FWIW, even if I knew how to roll the article back I wouldn't do it because there is an element of narcississm in the discussion page that I've seen in Wikipedia before. It is characterized by authors making entries without regard to what has been written. Remarking about a page being "a mess" is not helpful, neither it the use of mutiple exclamations and question marks. These things add hostility through the emotion they convey without improving understanding (in the case of discussion pages). Other examples, seen today, elsewhere in the computing-related articles include the "print-copy" use of profanity. Whether such words are literally spelled or not, they are expressions that are inappropriate. Using "print-copy" methods to express them is no different than profanity in a widely-spoken language. When the meaning is understood by someone, the sentiment is conveyed. If the meaning isn't understood it wastes space. --Kernel.package (talk) 17:55, 30 June 2009 (UTC)

WikiProject page fixes

I fixed the broken panel layout and the stats not updating. The navigation panel on the right side it not from our WikiProject (the entire page-layout was copy-pasted from Computing; this part simply hasn't been updated). Anybody up for that? --DanielPharos (talk) 11:16, 24 July 2009 (UTC)

Oh, forgot to mention: I activated archiving on this Talk page too. --DanielPharos (talk) 11:16, 24 July 2009 (UTC)

I have no idea how to do it. Sephiroth storm (talk) 22:51, 24 July 2009 (UTC)

The current panel is located here: Template:WPComputing sidebar Obviously, is the Computing one. We'll have to make a copy of it, and change it. I'll start doing that. --DanielPharos (talk) 11:32, 25 July 2009 (UTC)

Some input needed in Direct Revenue

Some IP editor is completely changing the point of view on the article Direct Revenue. On the other hand, some of the previous sources appear to fail WP:RS, are dead links, and the article was mostly WP:PROSELINE. I need some assistance on what to do with it. --HamburgerRadio (talk) 20:22, 12 August 2009 (UTC)

I don't have time to look at it more carefully right now, but you're right in that the edits do seem to favor Direct Revenue's case. I'd say: if the sources don't share this enthousiasm (and a Google-search indicates this probably isn't going to happen), revert the entire thing back to before the edits started. I see you already 'warned' the editor; if (s)he does it again, I guess we could ask an admin to semi-protect the page. (Also, glad to see you joined!) --DanielPharos (talk) 13:51, 13 August 2009 (UTC)

Black Hat Briefings

I was hoping we could see if we could add to this artcle, I thick we can defnatly add some material to it, Black Hat is almost always in the news when it comes around. I'll see what I can add tonight, but I have never been, so I would like to see a section on different events that go on. Sephiroth storm (talk) 19:07, 15 August 2009 (UTC)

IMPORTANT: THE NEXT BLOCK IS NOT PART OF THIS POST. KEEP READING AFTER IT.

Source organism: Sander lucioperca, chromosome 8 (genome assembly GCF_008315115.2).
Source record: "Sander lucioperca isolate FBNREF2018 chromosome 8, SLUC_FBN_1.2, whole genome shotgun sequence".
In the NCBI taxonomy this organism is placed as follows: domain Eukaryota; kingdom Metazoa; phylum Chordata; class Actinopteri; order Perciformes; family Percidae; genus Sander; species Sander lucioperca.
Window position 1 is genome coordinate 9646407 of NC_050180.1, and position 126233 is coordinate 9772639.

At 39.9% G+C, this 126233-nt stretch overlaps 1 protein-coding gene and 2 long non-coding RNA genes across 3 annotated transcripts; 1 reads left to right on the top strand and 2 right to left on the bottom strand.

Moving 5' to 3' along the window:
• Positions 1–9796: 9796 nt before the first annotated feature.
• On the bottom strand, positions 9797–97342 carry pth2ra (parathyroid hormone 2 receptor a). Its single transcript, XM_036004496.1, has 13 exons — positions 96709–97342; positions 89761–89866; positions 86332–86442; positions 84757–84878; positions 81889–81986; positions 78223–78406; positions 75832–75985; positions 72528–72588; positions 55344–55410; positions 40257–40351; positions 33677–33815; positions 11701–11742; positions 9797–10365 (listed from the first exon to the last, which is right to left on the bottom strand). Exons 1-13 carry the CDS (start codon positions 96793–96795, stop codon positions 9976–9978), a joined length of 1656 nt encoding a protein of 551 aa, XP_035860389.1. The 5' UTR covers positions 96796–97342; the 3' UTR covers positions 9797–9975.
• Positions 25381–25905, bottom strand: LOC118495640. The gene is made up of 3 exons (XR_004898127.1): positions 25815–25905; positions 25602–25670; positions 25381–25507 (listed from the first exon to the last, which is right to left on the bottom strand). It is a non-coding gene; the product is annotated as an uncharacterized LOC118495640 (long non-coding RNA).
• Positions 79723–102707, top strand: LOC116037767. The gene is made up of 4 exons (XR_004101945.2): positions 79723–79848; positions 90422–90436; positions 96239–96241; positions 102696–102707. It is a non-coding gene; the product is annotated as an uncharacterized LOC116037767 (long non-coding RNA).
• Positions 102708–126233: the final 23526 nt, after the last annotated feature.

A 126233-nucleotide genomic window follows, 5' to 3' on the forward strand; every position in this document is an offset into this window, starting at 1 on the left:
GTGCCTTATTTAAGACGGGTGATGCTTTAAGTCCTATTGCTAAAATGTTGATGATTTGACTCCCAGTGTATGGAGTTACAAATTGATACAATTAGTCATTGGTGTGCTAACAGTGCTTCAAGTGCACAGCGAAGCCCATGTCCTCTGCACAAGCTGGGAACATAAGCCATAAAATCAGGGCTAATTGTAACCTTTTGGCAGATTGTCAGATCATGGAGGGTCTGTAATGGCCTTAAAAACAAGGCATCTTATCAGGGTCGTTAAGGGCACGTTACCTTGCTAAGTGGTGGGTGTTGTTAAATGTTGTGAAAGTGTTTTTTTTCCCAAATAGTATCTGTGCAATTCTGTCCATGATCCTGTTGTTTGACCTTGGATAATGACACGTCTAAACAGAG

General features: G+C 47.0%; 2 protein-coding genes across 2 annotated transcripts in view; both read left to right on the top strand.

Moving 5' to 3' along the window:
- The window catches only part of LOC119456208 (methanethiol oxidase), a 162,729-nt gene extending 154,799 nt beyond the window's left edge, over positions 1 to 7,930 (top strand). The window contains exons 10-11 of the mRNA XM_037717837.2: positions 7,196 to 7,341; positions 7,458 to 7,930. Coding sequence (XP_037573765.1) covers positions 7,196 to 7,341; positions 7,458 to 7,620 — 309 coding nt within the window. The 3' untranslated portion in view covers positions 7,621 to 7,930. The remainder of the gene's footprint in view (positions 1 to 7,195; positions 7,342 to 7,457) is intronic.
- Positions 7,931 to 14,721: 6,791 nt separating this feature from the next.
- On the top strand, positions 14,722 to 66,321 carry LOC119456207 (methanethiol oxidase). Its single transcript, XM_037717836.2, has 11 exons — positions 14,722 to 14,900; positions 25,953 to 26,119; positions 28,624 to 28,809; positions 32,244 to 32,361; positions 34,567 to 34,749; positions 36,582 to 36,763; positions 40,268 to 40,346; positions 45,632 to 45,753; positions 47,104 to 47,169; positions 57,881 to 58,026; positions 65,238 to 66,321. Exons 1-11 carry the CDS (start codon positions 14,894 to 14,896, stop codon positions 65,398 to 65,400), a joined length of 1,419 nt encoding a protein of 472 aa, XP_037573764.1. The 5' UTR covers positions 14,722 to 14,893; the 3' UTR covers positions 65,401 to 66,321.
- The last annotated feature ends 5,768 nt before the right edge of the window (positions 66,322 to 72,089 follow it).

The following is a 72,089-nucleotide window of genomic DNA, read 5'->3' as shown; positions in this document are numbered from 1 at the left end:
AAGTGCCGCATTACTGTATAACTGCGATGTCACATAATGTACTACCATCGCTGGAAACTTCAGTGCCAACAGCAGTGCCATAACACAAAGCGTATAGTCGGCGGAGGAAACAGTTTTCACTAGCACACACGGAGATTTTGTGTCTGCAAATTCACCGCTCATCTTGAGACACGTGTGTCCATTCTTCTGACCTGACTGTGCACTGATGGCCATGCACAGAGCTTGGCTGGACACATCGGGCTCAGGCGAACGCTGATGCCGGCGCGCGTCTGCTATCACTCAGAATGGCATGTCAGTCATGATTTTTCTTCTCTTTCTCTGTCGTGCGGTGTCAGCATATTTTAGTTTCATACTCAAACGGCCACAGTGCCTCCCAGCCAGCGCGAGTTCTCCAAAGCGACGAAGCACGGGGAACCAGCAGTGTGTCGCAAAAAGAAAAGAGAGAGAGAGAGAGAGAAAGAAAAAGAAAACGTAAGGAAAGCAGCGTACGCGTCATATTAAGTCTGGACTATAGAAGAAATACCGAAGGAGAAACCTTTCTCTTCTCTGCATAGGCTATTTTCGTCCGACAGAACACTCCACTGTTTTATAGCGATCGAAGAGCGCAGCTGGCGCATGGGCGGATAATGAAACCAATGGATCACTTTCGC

Updated. I expanded the article, and attempted to add more NPOV, along with several third party references. I would appreciate someone taking a look. I upgraded the Class to C, but I really dont pay attention to the assessment scale. Sephiroth storm (talk) 20:49, 15 August 2009 (UTC)
I just did some random typo fixes. The article looks good. I've never been there myself, and am not up-to-date on this kind of current events, so I have no idea if all the important bits are there. Start- or C-class (depending on how much is missing, if any) seems about right. Maybe there are articles about specific exploits revealed on the conference, that we can link to? --DanielPharos (talk) 21:51, 15 August 2009 (UTC)
  • Side-note: CodeCon is up for deletion. Maybe that can be improved-to-keep in a similar fashion? --DanielPharos (talk) 21:53, 15 August 2009 (UTC)

External links

Hello, I would like to discuss how we should deal with external links. It's come up a few times and I would like to make sure I'm on the right track. A few cases that show what I'm considering:

Removing some news articles in addition to AV company sources. I think a well-written description from an expert in the field is a good link. Whereabouts should we draw the line on sources vs. spam links?

Is this a good application of WP:NOTHOWTO?

Does this fail WP:EL?

--HamburgerRadio (talk) 20:55, 25 August 2009 (UTC)

Koobface: If they really are 'sources', they should be inline cited, not added as a list below. So maybe some of them shouldn't be deleted, but integrated.
Bagle: Removing this is OK, IMO. The Rootkit page he's talking about in his edit summary is an exception, because it's about the difficulty to remove rootkits, not a specific rootkit. This section doesn't provide any information that's useful to know from an encyclopedian point of view.